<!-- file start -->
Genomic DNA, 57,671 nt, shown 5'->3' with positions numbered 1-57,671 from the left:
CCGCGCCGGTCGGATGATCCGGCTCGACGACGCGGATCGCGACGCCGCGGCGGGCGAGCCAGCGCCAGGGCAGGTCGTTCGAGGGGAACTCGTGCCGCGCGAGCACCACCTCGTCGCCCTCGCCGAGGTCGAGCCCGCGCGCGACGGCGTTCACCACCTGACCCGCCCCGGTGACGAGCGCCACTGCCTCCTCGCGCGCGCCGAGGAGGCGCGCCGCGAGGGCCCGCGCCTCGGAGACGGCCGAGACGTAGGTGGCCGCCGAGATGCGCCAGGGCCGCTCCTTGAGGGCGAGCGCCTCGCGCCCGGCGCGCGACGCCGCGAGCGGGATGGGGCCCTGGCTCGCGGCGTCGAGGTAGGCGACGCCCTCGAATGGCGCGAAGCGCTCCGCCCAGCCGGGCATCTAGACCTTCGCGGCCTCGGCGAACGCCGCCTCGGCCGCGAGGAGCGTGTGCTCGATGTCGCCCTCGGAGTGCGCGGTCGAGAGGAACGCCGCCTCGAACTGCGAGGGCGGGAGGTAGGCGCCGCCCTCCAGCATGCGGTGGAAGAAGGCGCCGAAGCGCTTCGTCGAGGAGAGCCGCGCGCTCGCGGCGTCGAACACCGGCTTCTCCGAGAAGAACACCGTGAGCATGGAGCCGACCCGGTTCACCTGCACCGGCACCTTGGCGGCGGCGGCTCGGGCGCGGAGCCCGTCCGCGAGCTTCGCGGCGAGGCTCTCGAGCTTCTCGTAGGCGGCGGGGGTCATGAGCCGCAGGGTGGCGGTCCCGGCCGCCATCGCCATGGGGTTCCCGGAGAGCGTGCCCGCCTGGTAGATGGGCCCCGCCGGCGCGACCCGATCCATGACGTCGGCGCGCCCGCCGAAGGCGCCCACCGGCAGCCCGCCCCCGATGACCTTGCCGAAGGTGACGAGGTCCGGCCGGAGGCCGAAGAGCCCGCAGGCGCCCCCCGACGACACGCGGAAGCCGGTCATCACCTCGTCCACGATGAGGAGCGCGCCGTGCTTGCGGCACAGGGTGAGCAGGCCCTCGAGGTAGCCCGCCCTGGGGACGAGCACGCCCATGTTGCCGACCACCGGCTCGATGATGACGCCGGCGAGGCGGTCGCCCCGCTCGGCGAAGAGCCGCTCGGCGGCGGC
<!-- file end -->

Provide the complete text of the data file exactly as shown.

Genomic DNA, 57,671 nt, shown 5'->3' with positions numbered 1-57,671 from the left:
CCGCGCCGGTCGGATGATCCGGCTCGACGACGCGGATCGCGACGCCGCGGCGGGCGAGCCAGCGCCAGGGCAGGTCGTTCGAGGGGAACTCGTGCCGCGCGAGCACCACCTCGTCGCCCTCGCCGAGGTCGAGCCCGCGCGCGACGGCGTTCACCACCTGACCCGCCCCGGTGACGAGCGCCACTGCCTCCTCGCGCGCGCCGAGGAGGCGCGCCGCGAGGGCCCGCGCCTCGGAGACGGCCGAGACGTAGGTGGCCGCCGAGATGCGCCAGGGCCGCTCCTTGAGGGCGAGCGCCTCGCGCCCGGCGCGCGACGCCGCGAGCGGGATGGGGCCCTGGCTCGCGGCGTCGAGGTAGGCGACGCCCTCGAATGGCGCGAAGCGCTCCGCCCAGCCGGGCATCTAGACCTTCGCGGCCTCGGCGAACGCCGCCTCGGCCGCGAGGAGCGTGTGCTCGATGTCGCCCTCGGAGTGCGCGGTCGAGAGGAACGCCGCCTCGAACTGCGAGGGCGGGAGGTAGGCGCCGCCCTCCAGCATGCGGTGGAAGAAGGCGCCGAAGCGCTTCGTCGAGGAGAGCCGCGCGCTCGCGGCGTCGAACACCGGCTTCTCCGAGAAGAACACCGTGAGCATGGAGCCGACCCGGTTCACCTGCACCGGCACCTTGGCGGCGGCGGCTCGGGCGCGGAGCCCGTCCGCGAGCTTCGCGGCGAGGCTCTCGAGCTTCTCGTAGGCGGCGGGGGTCATGAGCCGCAGGGTGGCGGTCCCGGCCGCCATCGCCATGGGGTTCCCGGAGAGCGTGCCCGCCTGGTAGATGGGCCCCGCCGGCGCGACCCGATCCATGACGTCGGCGCGCCCGCCGAAGGCGCCCACCGGCAGCCCGCCCCCGATGACCTTGCCGAAGGTGACGAGGTCCGGCCGGAGGCCGAAGAGCCCGCAGGCGCCCCCCGACGACACGCGGAAGCCGGTCATCACCTCGTCCACGATGAGGAGCGCGCCGTGCTTGCGGCACAGGGTGAGCAGGCCCTCGAGGTAGCCCGCCCTGGGGACGAGCACGCCCATGTTGCCGACCACCGGCTCGATGATGACGCCGGCGAGGCGGTCGCCCCGCTCGGCGAAGAGCCGCTCGGCGGCGGC